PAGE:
In recent months, there has been considerable discussion about the government’s growing debt burden especially once it crossed the US$200 billion mark earlier this year. It has since risen to reach Rs37 trillion (US$230 billion) in September 2020. Of this, about two thirds is domestic debt and one third is foreign debt, including to the IMF. The basic tone of these discussions has been of worry and concern – and of course blame on the inept handling of the economy by the PTI government. The basic assumption is, of course, that debt is bad; it shows that you are economically weak; and that the country is living beyond its means.
But ask any entrepreneur or business person what they think of debt, and he or she will tell you that it is essential to do business. Loans are used to buy land, plant and equipment and to cover working capital needs; and if a company is doing well and wants to grow – instead of relying on internally generated funds, it is often best to turn to debt – from banks, investment funds or the stock market.
Let us also look at things another way. Not from the view of the borrower but of the lender. People never spend all the money they have. The put some aside for future events – foreseeable or unforeseeable, happy or sad; for buying large ticket items such as a car, a piece of land or a house; or to try and pass on something to their children. These savings are channeled through finance and banking systems and is on the lookout for a safe investment home. And here is the crucial factor – if you can put this money to good use, generate good returns and make regularly service these loans, they are people and institutions ready to lend.
Let us not forget that in this period the world is awash with saving. People and institutions are desperately looking for things to invest in. In fact, low-risk institutional borrowers in developed countries can get away with paying zero interest rates and even negative interest rates. With loans essentially having zero cost, as is currently in most countries, it just makes a lot of sense to borrow. This includes borrowing in Pakistan where the State Bank’s policy rate is seven percent and with inflation projected in the 7-9 percent range, the real interest rate is effectively zero.
It is not exactly the same for governments and countries – but not that different. Governments want to provide good services, build infrastructure, explore for natural resources. Tax revenues are often not enough to cover these needs and hence governments regularly turn to borrowing. Being rich or poor has little to do with this. In fact, most often the governments of richer counties are most in debt. Pakistan’s debt to GDP ratio is about 80 percent whereas the highest debt to GDP ratio today is Japan whose national debt is about 250 percent of its GDP. It is as if Pakistan has a debt of US$770 billion instead of US$230 billion.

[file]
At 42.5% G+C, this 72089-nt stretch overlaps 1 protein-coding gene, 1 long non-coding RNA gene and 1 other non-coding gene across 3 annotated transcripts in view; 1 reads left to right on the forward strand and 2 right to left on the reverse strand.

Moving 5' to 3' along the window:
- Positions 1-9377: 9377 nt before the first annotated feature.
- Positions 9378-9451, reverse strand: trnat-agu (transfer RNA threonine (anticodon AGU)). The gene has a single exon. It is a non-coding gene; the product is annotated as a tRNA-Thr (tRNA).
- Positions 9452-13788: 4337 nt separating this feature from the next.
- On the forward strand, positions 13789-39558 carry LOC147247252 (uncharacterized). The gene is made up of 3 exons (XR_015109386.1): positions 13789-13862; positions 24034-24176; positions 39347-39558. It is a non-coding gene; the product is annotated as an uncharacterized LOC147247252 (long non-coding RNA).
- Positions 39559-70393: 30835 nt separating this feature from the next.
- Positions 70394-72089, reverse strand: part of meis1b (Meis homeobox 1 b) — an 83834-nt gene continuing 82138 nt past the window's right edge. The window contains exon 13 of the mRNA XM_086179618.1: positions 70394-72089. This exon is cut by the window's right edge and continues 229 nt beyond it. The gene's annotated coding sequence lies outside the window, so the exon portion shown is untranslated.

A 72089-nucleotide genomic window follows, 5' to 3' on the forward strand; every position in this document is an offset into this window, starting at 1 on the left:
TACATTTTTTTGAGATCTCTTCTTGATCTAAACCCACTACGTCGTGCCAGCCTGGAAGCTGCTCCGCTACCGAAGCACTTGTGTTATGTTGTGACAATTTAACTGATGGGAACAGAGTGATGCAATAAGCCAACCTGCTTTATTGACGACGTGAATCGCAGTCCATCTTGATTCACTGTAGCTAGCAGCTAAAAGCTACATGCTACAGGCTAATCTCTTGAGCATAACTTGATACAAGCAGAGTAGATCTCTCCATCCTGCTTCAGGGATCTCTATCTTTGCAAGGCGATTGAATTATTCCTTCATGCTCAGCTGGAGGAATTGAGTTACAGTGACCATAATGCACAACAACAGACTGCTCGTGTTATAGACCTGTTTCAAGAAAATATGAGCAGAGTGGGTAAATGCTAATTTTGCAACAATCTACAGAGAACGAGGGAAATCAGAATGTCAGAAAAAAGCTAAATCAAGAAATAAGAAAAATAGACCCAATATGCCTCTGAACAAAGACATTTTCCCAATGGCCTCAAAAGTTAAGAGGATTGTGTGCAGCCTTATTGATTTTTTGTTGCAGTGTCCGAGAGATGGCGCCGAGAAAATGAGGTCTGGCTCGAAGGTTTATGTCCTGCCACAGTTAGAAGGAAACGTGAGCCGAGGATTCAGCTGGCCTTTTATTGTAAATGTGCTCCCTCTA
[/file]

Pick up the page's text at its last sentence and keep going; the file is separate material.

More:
Is Pakistan’s debt burden worrying? Yes, it certainly is. But not because we have debt but because of what we are doing with the money raised by government – both through debt, as well as through taxes
Government debt has much to do with the political and economic conditions facing the country. In order to fight the Axis powers, the UK borrowed heavily and ended the Second World War with a debt to GDP ratio of over 200 percent, a large part owed to the USA. Much of the post-war reconstruction was also funded by loans which it has just finished paying off in 2006. So to build a country’s infrastructure, fight wars, or meet emergencies such as the impacts of the current COVID-19 epidemic, it is quite natural for national debt to increase.
Is Pakistan’s debt burden worrying? Yes, it certainly is. But not because we have debt but because of what we are doing with the money raised by government – both through debt, as well as through taxes. A large part of public funds are wasted – on ineffective subsidies in the name of the poor but which end up in the pockets of the rich; on paying hundreds of thousands of state employees who do almost nothing, if and when they turn up to work; on covering the losses of state owned enterprises; on financing projects that replace rather than encourage private investments; on investments that generate no returns as projects are not implemented in an efficient and timely manner. It is this – the poor use of public money – which should be worrying us and not the level of debt as such.
A special place in our external debt is occupied by borrowings from the development finance institutions such as the World Bank, Asian Development Bank, the IMF, etc. As is well known, these loans come with strings and conditions which are often bemoaned as an infringement of our sovereignty. This is getting the wrong end of the stick. These agencies are certainly funders of “last resort” – we go to them we cannot raise funds from other sources and they have an institutional and legal obligation to make sure that resources are put to good use and loans can be repaid. As a result, these projects and programs go through an intensive process of technical, economic, social and environmental review – much more rigorous that in the case of most national projects. Moreover, they are carefully supervised with constant attempts to keep implementation on track. Eventually they are subject to careful evaluations. Turning away such high quality assistance makes no sense. If anything, we should seek more assistance from these sources and also learn from their processes and procedures to improve our own national processes. In this regard it is worth pointing out that China, despite the fact it certainly does not need extra resources, continues to borrow from the World Bank and the Asian Development Bank.
Daud Khan works as consultant and advisor for various governments and international agencies.
Leila Yasmine Khan is an independent writer and editor based in the Netherlands